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AFLW Grand Final dream driving Riley

MELBOURNE, AUSTRALIA - FEBRUARY 10: Bec Goddard, Senior Coach of the Crows celebrates with Sally Riley of the Crows during the 2017 AFLW Round 02 match between the Western Bulldogs and the Adelaide Crows at VU Whitten Oval on February 10, 2017 in Melbourne, Australia. (Photo by Adam Trafford/AFL Media)
Sally Riley will play a key role for the Crows this weekend against Collingwood

ADELAIDE utility Sally Riley might be a teacher, but she’s also a student of AFL history and fully aware she’s part of a story that will be written about for years to come.

The versatile Riley is one of nine Northern Territory-based players on the Adelaide list. Last weekend she kicked the first goal in the NAB AFL Women’s competition match to be played in Darwin.

“It was an historic moment for Darwin and the NT,” the 26-year-old Riley said this week during a break between lessons.

“The amount of support the community and the government have put into our team, and AFLW in general, is incredible. People are following the competition and are really interested in it.”

Unfortunately for Riley and her local fan-base at TIO Stadium, the Crows failed to secure a Grand Final berth after losing to Melbourne by two points.

Adelaide travels to Melbourne for Sunday’s final round match against Collingwood with the prize of a Grand Final spot against the Brisbane Lions as the reward on offer.

Melbourne will be chasing the same prize when it hosts Fremantle on Saturday. If they both win, percentage will be the deciding factor.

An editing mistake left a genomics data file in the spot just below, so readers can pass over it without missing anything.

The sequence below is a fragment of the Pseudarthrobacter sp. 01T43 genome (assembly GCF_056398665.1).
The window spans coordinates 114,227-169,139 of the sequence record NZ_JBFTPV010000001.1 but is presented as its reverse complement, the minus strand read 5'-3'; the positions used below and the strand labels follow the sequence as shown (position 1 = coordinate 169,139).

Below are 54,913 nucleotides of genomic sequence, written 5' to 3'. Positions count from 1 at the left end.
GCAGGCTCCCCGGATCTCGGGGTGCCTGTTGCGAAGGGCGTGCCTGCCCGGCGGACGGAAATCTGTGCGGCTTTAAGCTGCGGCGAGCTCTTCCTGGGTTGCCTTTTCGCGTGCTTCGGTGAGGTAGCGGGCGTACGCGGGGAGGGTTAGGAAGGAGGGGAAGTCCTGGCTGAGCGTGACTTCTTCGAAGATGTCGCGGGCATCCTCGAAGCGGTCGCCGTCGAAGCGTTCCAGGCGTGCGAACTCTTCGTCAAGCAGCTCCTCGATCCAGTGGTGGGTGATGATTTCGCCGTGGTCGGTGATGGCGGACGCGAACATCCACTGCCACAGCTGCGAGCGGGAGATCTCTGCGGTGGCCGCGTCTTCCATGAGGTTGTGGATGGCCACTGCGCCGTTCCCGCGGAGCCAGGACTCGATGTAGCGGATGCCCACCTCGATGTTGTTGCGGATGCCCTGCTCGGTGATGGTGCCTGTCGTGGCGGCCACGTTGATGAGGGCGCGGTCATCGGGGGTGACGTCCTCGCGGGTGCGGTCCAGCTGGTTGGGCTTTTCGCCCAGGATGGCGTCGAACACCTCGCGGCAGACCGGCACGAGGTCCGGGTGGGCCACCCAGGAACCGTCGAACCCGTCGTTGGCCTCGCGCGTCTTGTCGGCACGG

“I hadn’t dreamt of playing football…until it was a realistic goal when the [women’s] league was announced. Now the thought of making the Grand Final is amazing. [Playing in this competition] keeps exceeding my expectations,” she said.

Riley grew up in Ballarat, north-west of Melbourne, playing netball, but was always a big footy fan, following Essendon in the AFL.

A move to the Northern Territory for a teaching job opened up an opportunity to play footy with Tracy Village in Darwin. The suburb gets its name from the village of tents and temporary buildings that sprung up to house reconstruction workers after Cyclone Tracy flattened Darwin in 1974.

“I came here five years ago. In the end I’m here because of the football and the opportunity that presented,” she said.

“I can live at home, keep my normal life and play at the elite level, so for the Northern Territory (to have that relationship with Adelaide) is massive.

“A lot of the junior ranks and parents are loving the fact there is now a pathway for their daughters.”